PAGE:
This ultra-realistic virtual world is a driving school for self-driving AI.

The problem is that in order for the AI ​​to learn how to deal with the chaos on real roads, it must be exposed to the full range of events that it can encounter. That’s why self-driving car companies have spent the last decade driving millions of miles on the streets of the world. Some, such as Cruise and Waymo, have begun testing driverless vehicles in several quiet urban settings in the US. But progress is still slow. “Why don’t we see the expansion of these little pilots? Why aren’t these cars everywhere?” Urtasun asks.

Urtasun boldly claims to be the head of a company that not only hasn’t road-tested its technology, but doesn’t even own a car. But by avoiding much of the cost of testing software on real streets, it hopes to build an AI driver faster and cheaper than its competitors, giving the entire industry a much-needed boost.

Virtual drivers

Waabi isn’t the first company to develop realistic virtual worlds for testing self-driving software. In the past few years, simulation has become a mainstay for self-driving car companies. But the question is whether one simulation will be enough to help the industry overcome the latest technical hurdles that have kept it from becoming a viable offering. “No one has built Matrix for self-driving cars yet,” says Jesse Levinson, co-founder and CTO of Zoox, an autonomous vehicle startup bought by Amazon in 2020.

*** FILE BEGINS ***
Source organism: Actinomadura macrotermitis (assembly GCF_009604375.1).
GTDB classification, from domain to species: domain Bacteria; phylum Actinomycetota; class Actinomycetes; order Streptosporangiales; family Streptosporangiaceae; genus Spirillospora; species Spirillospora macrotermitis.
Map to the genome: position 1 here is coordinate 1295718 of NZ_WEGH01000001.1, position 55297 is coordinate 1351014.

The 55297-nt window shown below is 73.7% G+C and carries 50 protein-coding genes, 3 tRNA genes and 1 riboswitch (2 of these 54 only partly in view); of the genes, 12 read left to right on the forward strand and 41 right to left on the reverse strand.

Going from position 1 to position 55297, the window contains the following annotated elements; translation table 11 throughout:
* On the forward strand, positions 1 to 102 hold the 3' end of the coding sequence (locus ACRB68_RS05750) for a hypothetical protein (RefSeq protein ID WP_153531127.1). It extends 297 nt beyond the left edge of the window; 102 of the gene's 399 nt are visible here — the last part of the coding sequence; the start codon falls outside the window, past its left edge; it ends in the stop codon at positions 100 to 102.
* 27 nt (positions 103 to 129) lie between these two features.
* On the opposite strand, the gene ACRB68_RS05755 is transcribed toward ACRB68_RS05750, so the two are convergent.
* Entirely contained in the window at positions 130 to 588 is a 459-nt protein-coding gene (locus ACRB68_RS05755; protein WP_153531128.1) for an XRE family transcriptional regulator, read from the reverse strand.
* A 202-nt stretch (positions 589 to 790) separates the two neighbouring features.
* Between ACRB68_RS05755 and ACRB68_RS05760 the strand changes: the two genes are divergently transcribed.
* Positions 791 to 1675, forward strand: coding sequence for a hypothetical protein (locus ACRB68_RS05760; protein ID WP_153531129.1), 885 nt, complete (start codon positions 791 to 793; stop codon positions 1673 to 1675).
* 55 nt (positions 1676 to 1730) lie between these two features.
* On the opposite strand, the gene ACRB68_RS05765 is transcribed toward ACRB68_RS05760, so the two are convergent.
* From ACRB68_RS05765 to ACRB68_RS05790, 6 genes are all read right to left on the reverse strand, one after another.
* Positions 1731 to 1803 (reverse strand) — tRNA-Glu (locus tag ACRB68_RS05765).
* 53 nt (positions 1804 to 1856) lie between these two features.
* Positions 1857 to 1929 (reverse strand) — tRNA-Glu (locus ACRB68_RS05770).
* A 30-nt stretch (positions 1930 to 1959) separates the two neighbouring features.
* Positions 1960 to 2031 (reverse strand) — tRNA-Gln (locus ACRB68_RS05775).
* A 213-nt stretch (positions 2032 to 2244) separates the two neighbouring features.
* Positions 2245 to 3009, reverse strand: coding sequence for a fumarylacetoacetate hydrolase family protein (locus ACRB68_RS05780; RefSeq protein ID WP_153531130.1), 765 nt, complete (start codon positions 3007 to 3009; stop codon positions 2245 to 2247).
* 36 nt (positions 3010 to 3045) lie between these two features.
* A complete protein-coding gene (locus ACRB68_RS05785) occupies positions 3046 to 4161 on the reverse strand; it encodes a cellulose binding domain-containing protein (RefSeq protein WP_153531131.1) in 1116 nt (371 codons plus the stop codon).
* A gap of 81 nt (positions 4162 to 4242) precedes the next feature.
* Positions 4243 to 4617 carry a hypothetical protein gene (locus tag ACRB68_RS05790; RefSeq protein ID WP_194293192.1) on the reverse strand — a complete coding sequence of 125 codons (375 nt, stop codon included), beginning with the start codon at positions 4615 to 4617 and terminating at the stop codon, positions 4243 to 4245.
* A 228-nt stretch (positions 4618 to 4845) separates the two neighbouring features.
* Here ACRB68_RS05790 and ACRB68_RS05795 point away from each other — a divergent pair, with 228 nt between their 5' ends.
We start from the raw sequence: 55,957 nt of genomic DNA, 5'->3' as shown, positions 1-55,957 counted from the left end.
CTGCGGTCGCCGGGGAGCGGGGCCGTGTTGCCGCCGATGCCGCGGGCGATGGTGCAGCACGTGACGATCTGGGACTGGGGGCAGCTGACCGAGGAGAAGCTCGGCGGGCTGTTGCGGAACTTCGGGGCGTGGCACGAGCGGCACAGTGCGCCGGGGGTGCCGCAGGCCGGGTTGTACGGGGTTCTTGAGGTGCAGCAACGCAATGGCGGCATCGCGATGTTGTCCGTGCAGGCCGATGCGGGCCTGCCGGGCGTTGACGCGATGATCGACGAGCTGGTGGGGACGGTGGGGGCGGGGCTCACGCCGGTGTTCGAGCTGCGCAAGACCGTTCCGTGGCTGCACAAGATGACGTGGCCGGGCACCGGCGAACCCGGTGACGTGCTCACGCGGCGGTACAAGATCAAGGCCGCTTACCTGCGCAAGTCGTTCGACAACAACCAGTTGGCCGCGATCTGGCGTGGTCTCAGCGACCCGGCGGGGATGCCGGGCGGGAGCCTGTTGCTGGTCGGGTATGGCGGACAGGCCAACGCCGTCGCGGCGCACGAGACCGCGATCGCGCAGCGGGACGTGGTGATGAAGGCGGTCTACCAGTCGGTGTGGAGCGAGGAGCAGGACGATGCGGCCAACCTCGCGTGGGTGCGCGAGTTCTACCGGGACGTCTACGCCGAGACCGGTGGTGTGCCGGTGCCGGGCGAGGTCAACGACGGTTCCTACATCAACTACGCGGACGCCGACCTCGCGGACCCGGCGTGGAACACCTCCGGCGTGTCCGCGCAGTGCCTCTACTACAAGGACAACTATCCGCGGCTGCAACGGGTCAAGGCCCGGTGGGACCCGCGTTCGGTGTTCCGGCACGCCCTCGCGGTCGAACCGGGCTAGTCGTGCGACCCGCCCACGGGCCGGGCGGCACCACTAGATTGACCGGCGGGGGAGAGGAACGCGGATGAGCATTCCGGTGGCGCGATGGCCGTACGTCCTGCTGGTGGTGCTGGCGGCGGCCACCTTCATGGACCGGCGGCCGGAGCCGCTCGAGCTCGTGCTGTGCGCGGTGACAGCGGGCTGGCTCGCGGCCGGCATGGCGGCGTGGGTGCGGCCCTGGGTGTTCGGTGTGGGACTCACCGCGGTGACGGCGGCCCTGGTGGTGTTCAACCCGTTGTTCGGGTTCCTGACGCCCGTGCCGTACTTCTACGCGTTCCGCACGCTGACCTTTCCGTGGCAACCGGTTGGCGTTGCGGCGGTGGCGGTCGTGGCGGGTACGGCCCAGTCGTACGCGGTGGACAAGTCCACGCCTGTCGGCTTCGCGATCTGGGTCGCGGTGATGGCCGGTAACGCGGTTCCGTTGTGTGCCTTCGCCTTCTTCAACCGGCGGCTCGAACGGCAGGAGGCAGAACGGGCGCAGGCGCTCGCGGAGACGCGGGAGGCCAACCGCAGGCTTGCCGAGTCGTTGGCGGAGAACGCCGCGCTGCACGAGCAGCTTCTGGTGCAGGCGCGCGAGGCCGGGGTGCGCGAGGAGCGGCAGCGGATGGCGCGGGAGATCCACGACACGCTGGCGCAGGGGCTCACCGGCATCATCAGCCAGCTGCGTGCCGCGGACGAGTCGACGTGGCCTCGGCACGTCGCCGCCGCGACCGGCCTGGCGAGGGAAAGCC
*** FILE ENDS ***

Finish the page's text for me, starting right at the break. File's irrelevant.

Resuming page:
In fact, almost all autonomous vehicle companies are now using simulation in one form or another. This speeds up testing by exposing the AI ​​to a wider range of scenarios than on real roads and reduces costs. But most companies combine simulation with real-world testing, typically cycling between real and virtual roads.

Waabi World takes the use of simulation to the next level. The world itself is created and controlled by artificial intelligence, which acts as a driving instructor and stage director, identifying the weaknesses of the artificial intelligence driver, and then rearranging the virtual environment to test them. Waabi World trains multiple AI drivers with different abilities at the same time before combining them into a single skill set. All this happens without stopping and without human intervention, says Urtasun.

Rare Events

Self-driving car companies use simulation to test how the neural networks that control vehicles handle rare events — a bicycle messenger driving ahead, a sky-colored truck blocking the road, or a chicken crossing the road — and then fine-tuning them. respectively.

“When you have an event that happens infrequently, it takes thousands of miles to properly test it,” says Sid Gandy, who works on simulations at Cruise, a company that has begun testing fully autonomous vehicles on a limited number of roads in San Francisco. . This is because rare – or long-tailed – events can occur only once in a thousand. “As we work to solve the long tail problem, we will rely less and less on real-world testing,” he says.

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